Denise Linn Riedl: Yeah, no, that's a really a really good question because I think a lot of the wins in IT are those wonderful but as you would say, unsexy things, these quick wins that help the city run better. I think we get a lot of those through our performance management program that we run here at the city of South Bend. It's called SB Stat, and what that looks like is in partnership with the mayor's office, our department will sit down with other departments or other teams in the city, and they'll pick a strategical. So for instance, for the fire department, historically one of their goals was intelligently deploying a fire alarm and smoke detector program. And so, what they did through SB Stat is they partnered with our department, and we did a data analysis and essentially created an equation for them to figure out the areas of the city that really they should be targeting for these resources. And that's been a great way to, again, kind of be data-driven in our program design approach but also make sure that departments, as they deploy programs and as they track their success, they have technical assistance on that front. And so SB stat, it's been a great collaboration with other departments, showcasing the way data can be leveraged to improve their work, highlight their success, and tell their story. The fire department's been a great partner on that front. We've also worked with our police department. We work with our Department of Public Works. So recently, we actually partnered with the Venues Parks and Arts Department here in South Bend, and we use the data they collect every day on parks maintenance, things like mowing, tree cover, graffiti removal, and we were able to take that live data that they collect every day on the front lines of their jobs and turn it into a dashboard. And so, we have a beta version of that we're working on now and we would hope to release to the public soon, but then create an even more detailed version for parks management so they can see live what's happening in the park system, where they can be dedicating more resources or manpower, and just help them make better daily management decisions. And so, that's one way we've been able to kind of foster that culture of data and performance.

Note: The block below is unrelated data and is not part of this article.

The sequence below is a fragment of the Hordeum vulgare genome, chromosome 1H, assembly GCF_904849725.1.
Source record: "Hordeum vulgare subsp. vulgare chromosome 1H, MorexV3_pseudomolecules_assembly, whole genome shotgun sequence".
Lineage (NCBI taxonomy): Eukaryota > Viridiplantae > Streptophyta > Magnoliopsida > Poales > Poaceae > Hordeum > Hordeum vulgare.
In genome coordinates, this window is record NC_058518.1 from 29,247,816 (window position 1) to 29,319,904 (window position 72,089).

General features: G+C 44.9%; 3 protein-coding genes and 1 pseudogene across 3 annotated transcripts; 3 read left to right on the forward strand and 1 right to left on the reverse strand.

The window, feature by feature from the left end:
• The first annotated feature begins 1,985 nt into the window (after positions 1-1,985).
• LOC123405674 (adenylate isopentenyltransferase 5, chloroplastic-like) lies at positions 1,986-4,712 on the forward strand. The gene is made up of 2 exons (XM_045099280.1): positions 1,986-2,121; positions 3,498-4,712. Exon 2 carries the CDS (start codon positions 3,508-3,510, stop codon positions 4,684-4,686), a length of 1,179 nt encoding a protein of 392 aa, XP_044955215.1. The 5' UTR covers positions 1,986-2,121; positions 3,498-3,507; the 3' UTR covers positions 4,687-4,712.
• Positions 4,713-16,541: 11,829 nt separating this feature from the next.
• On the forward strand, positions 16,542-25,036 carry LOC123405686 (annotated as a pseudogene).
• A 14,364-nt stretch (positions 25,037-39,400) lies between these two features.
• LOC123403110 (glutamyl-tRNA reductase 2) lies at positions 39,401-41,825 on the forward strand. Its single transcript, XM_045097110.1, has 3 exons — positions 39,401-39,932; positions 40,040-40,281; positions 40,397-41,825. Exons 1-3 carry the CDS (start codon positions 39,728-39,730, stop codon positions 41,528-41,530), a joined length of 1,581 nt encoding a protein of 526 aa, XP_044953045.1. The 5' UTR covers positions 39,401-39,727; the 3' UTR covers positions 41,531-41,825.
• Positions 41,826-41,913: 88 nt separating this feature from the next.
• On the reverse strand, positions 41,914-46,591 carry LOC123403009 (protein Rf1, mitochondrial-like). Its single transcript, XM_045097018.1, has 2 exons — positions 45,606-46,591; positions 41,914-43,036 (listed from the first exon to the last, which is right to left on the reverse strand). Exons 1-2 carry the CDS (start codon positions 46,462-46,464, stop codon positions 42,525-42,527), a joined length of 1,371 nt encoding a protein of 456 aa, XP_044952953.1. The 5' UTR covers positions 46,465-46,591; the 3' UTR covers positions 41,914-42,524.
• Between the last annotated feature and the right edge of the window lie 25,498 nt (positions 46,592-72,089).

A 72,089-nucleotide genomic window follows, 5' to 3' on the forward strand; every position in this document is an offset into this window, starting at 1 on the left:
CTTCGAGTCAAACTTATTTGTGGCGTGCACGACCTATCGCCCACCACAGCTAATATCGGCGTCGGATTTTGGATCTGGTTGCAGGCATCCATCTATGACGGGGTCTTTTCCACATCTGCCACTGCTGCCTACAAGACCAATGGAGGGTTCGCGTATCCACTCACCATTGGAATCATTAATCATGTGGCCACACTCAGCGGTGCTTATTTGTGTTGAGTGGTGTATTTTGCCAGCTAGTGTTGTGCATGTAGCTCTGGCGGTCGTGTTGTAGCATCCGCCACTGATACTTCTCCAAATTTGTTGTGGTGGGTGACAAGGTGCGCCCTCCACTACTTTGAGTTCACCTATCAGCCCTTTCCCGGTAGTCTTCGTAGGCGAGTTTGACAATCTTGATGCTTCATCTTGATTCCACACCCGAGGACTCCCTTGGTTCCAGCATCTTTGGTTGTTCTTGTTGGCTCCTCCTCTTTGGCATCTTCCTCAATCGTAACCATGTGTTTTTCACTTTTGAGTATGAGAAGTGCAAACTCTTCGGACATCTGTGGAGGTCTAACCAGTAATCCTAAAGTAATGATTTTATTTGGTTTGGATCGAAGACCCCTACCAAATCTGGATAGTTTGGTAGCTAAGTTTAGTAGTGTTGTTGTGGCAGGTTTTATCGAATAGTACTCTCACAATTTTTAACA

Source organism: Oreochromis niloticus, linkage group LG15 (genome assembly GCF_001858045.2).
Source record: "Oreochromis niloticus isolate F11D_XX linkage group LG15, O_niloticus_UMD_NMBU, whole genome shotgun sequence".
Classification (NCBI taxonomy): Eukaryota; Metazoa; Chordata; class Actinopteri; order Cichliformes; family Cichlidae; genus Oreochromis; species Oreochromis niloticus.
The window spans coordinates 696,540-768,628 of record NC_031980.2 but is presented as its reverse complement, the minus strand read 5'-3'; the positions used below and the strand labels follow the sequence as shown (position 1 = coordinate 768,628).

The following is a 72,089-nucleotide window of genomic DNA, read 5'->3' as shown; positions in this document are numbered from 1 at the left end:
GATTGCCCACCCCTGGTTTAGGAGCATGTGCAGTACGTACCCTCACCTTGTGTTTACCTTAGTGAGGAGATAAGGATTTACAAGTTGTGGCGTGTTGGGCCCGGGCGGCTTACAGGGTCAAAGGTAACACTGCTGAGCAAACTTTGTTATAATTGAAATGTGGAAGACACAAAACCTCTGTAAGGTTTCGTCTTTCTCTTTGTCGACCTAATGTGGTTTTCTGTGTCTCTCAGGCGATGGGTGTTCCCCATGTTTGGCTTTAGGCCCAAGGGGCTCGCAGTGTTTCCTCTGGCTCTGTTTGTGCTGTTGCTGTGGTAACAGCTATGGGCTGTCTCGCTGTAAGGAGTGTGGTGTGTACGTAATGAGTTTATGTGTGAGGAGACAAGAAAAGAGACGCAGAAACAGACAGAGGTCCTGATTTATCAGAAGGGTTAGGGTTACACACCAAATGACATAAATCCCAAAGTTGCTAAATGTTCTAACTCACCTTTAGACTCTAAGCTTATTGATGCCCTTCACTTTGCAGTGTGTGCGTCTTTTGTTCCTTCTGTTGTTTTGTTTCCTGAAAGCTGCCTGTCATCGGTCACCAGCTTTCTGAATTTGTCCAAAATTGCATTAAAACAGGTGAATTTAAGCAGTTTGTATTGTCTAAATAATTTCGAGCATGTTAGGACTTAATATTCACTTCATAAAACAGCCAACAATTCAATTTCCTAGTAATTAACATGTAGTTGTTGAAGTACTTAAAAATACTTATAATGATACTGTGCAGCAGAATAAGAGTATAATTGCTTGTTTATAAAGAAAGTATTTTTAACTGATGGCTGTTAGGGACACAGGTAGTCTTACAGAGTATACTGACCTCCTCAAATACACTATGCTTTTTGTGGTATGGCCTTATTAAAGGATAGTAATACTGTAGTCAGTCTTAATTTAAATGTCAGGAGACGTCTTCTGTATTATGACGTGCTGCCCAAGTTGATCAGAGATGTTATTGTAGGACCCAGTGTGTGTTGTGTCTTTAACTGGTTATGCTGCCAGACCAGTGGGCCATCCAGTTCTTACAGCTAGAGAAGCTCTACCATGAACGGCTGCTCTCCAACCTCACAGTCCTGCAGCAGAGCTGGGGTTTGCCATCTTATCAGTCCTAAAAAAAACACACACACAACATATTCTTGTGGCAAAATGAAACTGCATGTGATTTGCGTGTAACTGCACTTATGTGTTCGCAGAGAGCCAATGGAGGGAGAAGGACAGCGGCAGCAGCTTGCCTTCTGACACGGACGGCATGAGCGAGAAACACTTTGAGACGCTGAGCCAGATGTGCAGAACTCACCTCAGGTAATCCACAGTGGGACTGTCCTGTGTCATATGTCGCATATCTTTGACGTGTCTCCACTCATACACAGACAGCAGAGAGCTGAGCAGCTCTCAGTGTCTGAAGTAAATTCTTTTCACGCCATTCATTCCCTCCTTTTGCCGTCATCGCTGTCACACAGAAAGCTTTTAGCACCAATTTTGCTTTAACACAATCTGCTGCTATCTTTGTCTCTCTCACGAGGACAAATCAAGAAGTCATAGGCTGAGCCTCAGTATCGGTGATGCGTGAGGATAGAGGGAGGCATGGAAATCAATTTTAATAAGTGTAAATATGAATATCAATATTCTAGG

Christopher Mitchell: Let me just ask you, because this to me seems like a perfect example of the way that we would want our cities to work, but I worked briefly for state government, I don't know, 13-14 years ago. And my impression was then, and I'm sure that it's still the case in some places today, that if they wanted to do what you're describing — to maybe create some sort of interface in which people that are out getting this intelligence who are seeing the graffiti or, you know, are getting those reports that they can then enter it into a system and then turn it into usable information — they would have had to procure a contractor to write the software and go through all these levels of bureaucracy, which I don't say to be pejorative. Like, there's reasons to have processes. But how do you make it work? Do you have programmers that just do this sort of a thing for you or like what do you go through to make that happen?